Translator Disclaimer
3 September 2014 The Human Endometrium as a Sensor of Embryo Quality
Nick S. Macklon, Jan J. Brosens
Author Affiliations +
Abstract

Human reproduction is characterized by a high degree of embryo wastage, which is largely ascribed to a high prevalence of embryo aneuploidy. It is proposed that maternal strategies have evolved that prevent inappropriate investment in invasive, but poorly viable embryos. Key to this is the emerging concept of the endometrium as biosensor, first identified in human in vitro embryo/decidualized stromal cell coculture systems and recently confirmed in an in vivo mouse model. In this review, the growing supporting experimental evidence for the biosensor component of decidualized endometrium is outlined, and recent insights into the nature of the embryo-derived signal detected by the endometrium and the biological processes by which this signal is thought to be converted into a go or no-go endometrial response are described. Finally, the clinical implications of this new paradigm of the choosy uterus are addressed.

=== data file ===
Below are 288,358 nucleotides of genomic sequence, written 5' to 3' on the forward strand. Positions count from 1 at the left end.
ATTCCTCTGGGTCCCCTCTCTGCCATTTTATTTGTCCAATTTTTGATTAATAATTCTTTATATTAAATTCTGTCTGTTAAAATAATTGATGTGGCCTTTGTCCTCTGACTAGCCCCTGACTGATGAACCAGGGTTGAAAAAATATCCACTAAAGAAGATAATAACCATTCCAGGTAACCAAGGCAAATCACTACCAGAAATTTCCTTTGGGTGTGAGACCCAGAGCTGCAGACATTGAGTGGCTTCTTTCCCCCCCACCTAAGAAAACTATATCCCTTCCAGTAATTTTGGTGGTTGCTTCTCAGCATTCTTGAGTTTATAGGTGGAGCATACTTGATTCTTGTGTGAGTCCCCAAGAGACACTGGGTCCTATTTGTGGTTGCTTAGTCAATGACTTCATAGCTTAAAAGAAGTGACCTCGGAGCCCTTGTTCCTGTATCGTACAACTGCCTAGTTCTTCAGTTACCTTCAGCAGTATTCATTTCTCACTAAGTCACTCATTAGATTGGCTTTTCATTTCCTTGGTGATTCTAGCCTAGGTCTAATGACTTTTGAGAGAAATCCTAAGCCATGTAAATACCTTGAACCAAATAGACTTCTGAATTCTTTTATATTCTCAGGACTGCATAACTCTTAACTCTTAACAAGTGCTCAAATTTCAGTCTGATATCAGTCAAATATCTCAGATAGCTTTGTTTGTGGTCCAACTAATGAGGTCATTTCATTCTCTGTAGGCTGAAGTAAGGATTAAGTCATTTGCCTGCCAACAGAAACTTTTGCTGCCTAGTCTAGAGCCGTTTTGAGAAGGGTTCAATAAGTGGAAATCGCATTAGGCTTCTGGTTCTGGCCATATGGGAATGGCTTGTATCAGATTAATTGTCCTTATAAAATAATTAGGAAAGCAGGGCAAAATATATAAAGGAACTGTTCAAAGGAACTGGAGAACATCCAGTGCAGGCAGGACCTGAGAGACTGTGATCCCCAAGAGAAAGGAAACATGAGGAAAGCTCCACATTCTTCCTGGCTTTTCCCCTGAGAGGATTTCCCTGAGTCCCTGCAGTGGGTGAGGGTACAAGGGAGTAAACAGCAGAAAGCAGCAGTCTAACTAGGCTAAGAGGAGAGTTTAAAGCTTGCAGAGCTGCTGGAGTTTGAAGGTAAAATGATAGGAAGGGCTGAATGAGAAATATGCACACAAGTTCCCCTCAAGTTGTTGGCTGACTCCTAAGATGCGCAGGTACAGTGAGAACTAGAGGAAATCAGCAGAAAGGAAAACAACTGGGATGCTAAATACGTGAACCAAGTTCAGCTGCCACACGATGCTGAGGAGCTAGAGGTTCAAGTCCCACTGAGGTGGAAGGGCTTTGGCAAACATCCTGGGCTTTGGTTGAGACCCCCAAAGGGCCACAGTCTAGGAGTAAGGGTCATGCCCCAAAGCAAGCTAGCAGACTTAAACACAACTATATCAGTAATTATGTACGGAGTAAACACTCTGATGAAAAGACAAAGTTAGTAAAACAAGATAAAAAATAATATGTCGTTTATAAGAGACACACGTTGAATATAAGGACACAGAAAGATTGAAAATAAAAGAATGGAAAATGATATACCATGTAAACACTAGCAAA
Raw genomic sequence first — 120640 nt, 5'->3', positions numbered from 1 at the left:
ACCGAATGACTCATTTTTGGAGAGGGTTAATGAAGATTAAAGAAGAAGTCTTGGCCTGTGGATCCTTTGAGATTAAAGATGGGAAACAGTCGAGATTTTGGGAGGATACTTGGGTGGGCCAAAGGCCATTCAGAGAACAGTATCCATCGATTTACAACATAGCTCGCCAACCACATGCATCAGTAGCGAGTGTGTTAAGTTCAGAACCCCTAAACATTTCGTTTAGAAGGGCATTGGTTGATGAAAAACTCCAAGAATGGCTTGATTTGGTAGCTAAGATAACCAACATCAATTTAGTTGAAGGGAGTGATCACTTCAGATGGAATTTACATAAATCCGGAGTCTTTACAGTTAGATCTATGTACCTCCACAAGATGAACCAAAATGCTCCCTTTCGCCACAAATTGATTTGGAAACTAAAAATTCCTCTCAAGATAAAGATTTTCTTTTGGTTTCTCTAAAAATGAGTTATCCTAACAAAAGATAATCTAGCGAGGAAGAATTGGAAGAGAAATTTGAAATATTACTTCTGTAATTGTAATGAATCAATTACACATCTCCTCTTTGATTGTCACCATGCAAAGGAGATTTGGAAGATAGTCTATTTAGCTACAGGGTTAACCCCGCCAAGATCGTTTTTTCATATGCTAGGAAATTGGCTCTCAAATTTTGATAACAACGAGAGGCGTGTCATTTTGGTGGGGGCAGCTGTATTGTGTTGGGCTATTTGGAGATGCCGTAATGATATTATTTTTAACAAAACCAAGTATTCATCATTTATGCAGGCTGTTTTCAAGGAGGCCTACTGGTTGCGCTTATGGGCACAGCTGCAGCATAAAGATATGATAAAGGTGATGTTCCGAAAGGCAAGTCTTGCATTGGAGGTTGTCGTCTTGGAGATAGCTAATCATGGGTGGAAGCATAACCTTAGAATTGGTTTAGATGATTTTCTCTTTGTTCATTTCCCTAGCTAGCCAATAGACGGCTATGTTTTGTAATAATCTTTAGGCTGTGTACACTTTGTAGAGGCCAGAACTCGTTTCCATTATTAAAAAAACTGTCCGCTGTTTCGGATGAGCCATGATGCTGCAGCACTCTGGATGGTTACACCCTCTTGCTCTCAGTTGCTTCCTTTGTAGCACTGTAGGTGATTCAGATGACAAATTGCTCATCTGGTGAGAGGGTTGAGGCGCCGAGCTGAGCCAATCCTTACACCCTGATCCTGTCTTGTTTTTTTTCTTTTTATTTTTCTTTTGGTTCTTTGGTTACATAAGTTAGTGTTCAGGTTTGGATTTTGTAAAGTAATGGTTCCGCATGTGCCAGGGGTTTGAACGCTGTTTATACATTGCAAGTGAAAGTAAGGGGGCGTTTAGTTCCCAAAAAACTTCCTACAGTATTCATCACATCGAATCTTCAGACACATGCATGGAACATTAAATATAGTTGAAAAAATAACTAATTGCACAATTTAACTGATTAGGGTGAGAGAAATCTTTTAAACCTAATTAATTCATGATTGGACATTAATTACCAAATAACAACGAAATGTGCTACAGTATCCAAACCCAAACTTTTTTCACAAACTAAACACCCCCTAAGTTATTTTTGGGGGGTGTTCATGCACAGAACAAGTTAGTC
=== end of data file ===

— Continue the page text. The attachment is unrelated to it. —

Nick S. Macklon and Jan J. Brosens "The Human Endometrium as a Sensor of Embryo Quality," Biology of Reproduction 91(4), (3 September 2014). https://doi.org/10.1095/biolreprod.114.122846
Received: 26 June 2014; Accepted: 1 August 2014; Published: 3 September 2014
JOURNAL ARTICLE
PAGES

This article is only available to subscribers.
It is not available for individual sale.
+ SAVE TO MY LIBRARY

SHARE
ARTICLE IMPACT
RIGHTS & PERMISSIONS
Get copyright permission
Back to Top